You can play a ‘thumbs up thumbs down’ with oral words. Tell the student thumbs up if you hear ‘ah’, thumbs down if you do not hear ‘ah’. You can use the following words, Mah, Rah, Nuh, Buh…
You can use the one syllable pictures that have the vowel in the middle position. Learners can sort the pictures by middle sound.
Segmenting and Blending:
This fishing game can help children prepare for Os- Nekudah segmenting and blending. The teacher calls out a letter name in segmented form, for example ‘h’ and ‘ay’ and the child needs to blend the two sounds to hear ‘Hay’ and cover the letter. The student can get good practice segmenting sounds of the letter name if they take a turn too. You can find Aleph Bais posters at WalderEducation.com
These clip cards can provide additional phonemic awareness and encoding practice where the learner has to select the letter that has the correct vowel. This is both a phonemic awareness and phonics skill that a student can practice independently if they have the vocabulary. Otherwise, a teacher can say the word and the student can check the marking on the back to see if they got it right.
Some children will be ready for Os-Nekuda blending after they have mastered identifying and segmenting the initial sounds of the letter names. For example, once a child knows that the letter Bais starts with the sound ‘b’ and they know that Patach says ‘Ah’, they can blend the sound ‘b’ with the sound ‘ah’ to derive at ‘bah’. However, this task may be difficult for many children for a couple of reasons. Some children may need to improve on their phonemic awareness skill, specifically blending sounds. Some children may need further practice with letter-sound associations. Finally some children may just need a little more practice with with segmenting and identifying the first sounds of the letters.
I used the Waseca language drawers to keep all my vocabulary pictures phonics cards. Starting from the right, each color drawer contain the materials to learn one vowel. Each vowel has seven drawers and I will show you the engaging learning materials that I put inside. (Waseca.com)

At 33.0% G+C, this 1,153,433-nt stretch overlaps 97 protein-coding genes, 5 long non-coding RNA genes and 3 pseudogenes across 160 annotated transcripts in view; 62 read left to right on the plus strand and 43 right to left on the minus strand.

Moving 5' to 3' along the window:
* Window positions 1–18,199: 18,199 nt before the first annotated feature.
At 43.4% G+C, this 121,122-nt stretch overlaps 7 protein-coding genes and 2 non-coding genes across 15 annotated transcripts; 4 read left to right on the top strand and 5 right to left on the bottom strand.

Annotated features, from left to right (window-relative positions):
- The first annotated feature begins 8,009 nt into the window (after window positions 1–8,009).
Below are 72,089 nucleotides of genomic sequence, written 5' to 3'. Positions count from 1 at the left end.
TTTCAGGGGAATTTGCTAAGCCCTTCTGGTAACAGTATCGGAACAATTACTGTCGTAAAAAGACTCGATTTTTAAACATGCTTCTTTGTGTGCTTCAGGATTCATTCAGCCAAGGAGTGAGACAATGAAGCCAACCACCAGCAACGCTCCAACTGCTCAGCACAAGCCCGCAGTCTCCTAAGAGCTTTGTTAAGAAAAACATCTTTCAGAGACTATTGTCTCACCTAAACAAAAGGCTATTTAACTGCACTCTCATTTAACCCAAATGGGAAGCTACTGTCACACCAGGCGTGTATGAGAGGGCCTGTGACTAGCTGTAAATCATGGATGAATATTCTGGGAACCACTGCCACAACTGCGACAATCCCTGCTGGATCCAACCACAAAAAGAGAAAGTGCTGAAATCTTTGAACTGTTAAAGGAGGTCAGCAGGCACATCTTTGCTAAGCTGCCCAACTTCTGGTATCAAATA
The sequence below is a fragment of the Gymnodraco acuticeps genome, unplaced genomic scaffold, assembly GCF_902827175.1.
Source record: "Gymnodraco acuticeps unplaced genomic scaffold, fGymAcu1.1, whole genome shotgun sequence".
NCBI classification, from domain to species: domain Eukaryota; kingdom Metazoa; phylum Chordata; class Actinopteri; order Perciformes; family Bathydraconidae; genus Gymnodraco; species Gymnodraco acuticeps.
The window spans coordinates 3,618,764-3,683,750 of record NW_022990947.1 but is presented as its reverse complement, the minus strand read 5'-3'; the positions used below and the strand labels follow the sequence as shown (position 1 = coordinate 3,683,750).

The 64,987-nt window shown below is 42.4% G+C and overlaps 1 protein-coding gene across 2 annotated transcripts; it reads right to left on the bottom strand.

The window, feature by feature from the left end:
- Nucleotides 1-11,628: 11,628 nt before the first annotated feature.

Section C: Os Nekuda Blending
Objective- Os Nekudah Blending
Follow this link for a short KabbalaToons animation and a short article by Tzvi Freedman “Souls for Letters ” on what happens spiritually when we combine Hebrew letters and vowels.
Learners need to know that when reading Hebrew, we read from top to bottom and then from right to left. This is an integral learning point and it would make sense to use a multi-sensory approach so we can make long term memories.
You can first model how you use numbered sticky tabs to order the parts of the words and then read the word accordingly while pointing. You can then have students do the same before decoding. You can test them to see if they can arrange the numbers properly.
This is a file I just made, I hope to put in on TPT really soon.
The following set of cards provides a hands-on opportunity to practice blending Os and Nekudah, using Mesorah methodology. These cards can be used for alphabetizing and fluency drills. They can also be use to sort between the cards that are mastered and cards that need to be practiced. You can also use these cards for an encoding activity by playing ‘I spy’, where the student needs to find the card. You can also divide the cards by the Siddur quadrants for students who have not mastered all the letters but are ready for blending (Ezer Movah L’Kriah Method).
Learners should first say the vowel name, then the letter and then blend the Os-Nekudah together working downwards. For example: Patach Alef Ah, Patach Bais Bah, Patach Gimmel Gah etc.